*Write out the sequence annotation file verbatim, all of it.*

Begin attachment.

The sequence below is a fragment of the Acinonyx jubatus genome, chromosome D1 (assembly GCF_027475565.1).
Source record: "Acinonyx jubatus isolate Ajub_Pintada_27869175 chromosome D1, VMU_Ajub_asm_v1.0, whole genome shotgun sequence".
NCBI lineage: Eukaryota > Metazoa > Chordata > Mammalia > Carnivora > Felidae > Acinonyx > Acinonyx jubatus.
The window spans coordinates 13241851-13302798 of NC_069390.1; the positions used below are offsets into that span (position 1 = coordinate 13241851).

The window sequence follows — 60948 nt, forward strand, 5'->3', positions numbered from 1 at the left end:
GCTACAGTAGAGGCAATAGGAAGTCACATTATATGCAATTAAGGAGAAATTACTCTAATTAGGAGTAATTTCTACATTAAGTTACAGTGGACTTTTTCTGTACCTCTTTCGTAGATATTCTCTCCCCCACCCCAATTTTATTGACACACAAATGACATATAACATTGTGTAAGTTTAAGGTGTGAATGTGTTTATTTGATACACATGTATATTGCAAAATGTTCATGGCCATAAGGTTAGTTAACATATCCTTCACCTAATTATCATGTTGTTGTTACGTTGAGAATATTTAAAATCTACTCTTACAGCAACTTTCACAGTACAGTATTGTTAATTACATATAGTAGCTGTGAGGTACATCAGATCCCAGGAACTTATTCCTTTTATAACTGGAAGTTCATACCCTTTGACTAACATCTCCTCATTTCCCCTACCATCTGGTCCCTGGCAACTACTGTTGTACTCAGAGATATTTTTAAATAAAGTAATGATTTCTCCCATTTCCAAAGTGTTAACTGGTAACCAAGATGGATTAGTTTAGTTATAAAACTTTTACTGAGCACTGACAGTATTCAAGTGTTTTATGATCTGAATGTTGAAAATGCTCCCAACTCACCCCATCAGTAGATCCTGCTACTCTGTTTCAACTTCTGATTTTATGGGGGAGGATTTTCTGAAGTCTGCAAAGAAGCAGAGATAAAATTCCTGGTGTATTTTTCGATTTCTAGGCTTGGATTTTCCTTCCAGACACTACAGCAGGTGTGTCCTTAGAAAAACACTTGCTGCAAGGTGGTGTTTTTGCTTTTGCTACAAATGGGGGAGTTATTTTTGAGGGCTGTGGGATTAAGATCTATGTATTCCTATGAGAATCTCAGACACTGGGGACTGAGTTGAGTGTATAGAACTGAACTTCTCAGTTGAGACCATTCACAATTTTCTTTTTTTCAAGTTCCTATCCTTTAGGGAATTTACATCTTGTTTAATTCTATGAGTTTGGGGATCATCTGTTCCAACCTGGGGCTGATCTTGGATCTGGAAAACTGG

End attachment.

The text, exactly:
The sequence below is a fragment of the Acinonyx jubatus genome, chromosome D1 (assembly GCF_027475565.1).
Source record: "Acinonyx jubatus isolate Ajub_Pintada_27869175 chromosome D1, VMU_Ajub_asm_v1.0, whole genome shotgun sequence".
NCBI lineage: Eukaryota > Metazoa > Chordata > Mammalia > Carnivora > Felidae > Acinonyx > Acinonyx jubatus.
The window spans coordinates 13241851-13302798 of NC_069390.1; the positions used below are offsets into that span (position 1 = coordinate 13241851).

The window sequence follows — 60948 nt, forward strand, 5'->3', positions numbered from 1 at the left end:
GCTACAGTAGAGGCAATAGGAAGTCACATTATATGCAATTAAGGAGAAATTACTCTAATTAGGAGTAATTTCTACATTAAGTTACAGTGGACTTTTTCTGTACCTCTTTCGTAGATATTCTCTCCCCCACCCCAATTTTATTGACACACAAATGACATATAACATTGTGTAAGTTTAAGGTGTGAATGTGTTTATTTGATACACATGTATATTGCAAAATGTTCATGGCCATAAGGTTAGTTAACATATCCTTCACCTAATTATCATGTTGTTGTTACGTTGAGAATATTTAAAATCTACTCTTACAGCAACTTTCACAGTACAGTATTGTTAATTACATATAGTAGCTGTGAGGTACATCAGATCCCAGGAACTTATTCCTTTTATAACTGGAAGTTCATACCCTTTGACTAACATCTCCTCATTTCCCCTACCATCTGGTCCCTGGCAACTACTGTTGTACTCAGAGATATTTTTAAATAAAGTAATGATTTCTCCCATTTCCAAAGTGTTAACTGGTAACCAAGATGGATTAGTTTAGTTATAAAACTTTTACTGAGCACTGACAGTATTCAAGTGTTTTATGATCTGAATGTTGAAAATGCTCCCAACTCACCCCATCAGTAGATCCTGCTACTCTGTTTCAACTTCTGATTTTATGGGGGAGGATTTTCTGAAGTCTGCAAAGAAGCAGAGATAAAATTCCTGGTGTATTTTTCGATTTCTAGGCTTGGATTTTCCTTCCAGACACTACAGCAGGTGTGTCCTTAGAAAAACACTTGCTGCAAGGTGGTGTTTTTGCTTTTGCTACAAATGGGGGAGTTATTTTTGAGGGCTGTGGGATTAAGATCTATGTATTCCTATGAGAATCTCAGACACTGGGGACTGAGTTGAGTGTATAGAACTGAACTTCTCAGTTGAGACCATTCACAATTTTCTTTTTTTCAAGTTCCTATCCTTTAGGGAATTTACATCTTGTTTAATTCTATGAGTTTGGGGATCATCTGTTCCAACCTGGGGCTGATCTTGGATCTGGAAAACTGG